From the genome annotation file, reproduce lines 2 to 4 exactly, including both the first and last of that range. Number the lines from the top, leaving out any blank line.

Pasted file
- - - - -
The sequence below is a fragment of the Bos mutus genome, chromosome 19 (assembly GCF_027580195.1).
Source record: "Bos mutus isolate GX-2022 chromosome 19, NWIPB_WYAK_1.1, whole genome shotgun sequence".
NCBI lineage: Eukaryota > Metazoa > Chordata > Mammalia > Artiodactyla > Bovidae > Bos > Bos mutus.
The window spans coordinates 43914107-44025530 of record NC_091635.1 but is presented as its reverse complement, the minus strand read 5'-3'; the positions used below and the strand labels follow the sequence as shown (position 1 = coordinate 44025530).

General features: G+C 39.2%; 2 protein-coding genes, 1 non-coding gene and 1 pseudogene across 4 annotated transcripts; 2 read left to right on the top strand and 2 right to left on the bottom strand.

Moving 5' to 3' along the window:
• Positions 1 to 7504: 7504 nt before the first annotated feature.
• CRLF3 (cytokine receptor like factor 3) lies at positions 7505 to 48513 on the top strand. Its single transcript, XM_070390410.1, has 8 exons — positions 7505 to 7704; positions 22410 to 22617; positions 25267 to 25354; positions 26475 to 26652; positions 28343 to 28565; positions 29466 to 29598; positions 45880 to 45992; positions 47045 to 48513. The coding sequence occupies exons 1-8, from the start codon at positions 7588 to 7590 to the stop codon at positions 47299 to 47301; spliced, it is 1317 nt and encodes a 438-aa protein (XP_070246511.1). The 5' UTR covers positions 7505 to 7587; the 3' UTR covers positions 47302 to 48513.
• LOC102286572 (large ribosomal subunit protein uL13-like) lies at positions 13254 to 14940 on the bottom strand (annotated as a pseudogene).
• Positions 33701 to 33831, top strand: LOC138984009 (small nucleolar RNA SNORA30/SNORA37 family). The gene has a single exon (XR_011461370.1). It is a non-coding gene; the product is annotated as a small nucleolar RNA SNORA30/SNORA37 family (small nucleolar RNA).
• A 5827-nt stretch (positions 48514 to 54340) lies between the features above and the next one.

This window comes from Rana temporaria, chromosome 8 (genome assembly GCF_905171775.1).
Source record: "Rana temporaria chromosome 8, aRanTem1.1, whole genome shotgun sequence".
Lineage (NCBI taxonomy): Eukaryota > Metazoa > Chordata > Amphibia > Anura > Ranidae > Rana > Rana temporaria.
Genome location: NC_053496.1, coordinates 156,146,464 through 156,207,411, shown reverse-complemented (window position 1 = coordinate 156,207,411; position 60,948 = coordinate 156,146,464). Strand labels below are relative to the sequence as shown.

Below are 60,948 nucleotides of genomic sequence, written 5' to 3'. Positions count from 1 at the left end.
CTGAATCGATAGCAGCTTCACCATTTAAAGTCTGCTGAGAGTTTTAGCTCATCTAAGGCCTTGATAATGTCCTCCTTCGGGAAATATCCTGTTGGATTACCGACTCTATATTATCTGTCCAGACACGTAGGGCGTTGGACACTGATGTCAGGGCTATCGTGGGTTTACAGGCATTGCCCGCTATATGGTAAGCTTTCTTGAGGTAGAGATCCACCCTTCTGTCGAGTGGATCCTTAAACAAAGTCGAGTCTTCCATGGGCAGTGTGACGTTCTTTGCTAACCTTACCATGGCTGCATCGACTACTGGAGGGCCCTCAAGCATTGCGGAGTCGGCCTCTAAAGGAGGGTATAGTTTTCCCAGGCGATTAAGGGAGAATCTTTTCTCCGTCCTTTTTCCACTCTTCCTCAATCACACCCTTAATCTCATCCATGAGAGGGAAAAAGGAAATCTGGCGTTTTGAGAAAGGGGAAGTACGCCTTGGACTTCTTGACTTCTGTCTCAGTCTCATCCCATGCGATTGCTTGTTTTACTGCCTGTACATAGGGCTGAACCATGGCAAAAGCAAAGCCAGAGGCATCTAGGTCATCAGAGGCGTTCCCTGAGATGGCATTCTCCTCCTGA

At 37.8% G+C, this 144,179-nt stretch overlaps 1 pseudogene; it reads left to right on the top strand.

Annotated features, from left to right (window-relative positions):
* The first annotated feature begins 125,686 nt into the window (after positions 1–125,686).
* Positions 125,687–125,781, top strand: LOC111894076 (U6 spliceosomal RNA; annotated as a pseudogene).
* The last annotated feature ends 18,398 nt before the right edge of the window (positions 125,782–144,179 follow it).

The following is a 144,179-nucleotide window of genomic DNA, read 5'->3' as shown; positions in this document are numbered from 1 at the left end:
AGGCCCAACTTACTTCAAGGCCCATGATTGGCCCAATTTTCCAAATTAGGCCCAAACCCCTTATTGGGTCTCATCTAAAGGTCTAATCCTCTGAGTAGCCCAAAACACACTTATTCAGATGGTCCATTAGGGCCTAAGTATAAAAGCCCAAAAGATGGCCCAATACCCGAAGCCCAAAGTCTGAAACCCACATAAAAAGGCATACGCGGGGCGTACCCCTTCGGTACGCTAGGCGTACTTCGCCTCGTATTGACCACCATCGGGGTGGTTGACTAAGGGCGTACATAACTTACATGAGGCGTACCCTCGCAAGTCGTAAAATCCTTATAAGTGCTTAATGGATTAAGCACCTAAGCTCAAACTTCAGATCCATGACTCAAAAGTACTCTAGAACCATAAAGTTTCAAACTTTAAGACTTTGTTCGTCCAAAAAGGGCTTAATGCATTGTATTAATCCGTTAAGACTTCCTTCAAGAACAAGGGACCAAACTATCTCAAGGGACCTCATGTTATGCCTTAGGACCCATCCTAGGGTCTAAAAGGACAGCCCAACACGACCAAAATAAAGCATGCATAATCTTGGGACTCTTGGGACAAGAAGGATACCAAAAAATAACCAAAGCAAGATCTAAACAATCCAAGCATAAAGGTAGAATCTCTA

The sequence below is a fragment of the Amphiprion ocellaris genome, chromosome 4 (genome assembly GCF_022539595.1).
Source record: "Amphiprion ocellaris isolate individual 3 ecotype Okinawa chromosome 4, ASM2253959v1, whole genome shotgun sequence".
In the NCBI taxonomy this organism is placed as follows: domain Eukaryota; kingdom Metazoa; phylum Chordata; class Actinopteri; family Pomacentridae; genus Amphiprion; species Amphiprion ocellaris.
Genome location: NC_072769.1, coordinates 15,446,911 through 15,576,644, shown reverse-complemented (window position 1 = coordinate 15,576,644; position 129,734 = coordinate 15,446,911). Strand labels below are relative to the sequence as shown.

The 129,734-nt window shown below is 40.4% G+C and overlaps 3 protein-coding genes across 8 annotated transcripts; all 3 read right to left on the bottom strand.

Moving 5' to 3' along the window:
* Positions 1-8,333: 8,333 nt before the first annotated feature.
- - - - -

Source record: "Bos mutus isolate GX-2022 chromosome 19, NWIPB_WYAK_1.1, whole genome shotgun sequence".
NCBI lineage: Eukaryota > Metazoa > Chordata > Mammalia > Artiodactyla > Bovidae > Bos > Bos mutus.
The window spans coordinates 43914107-44025530 of record NC_091635.1 but is presented as its reverse complement, the minus strand read 5'-3'; the positions used below and the strand labels follow the sequence as shown (position 1 = coordinate 44025530).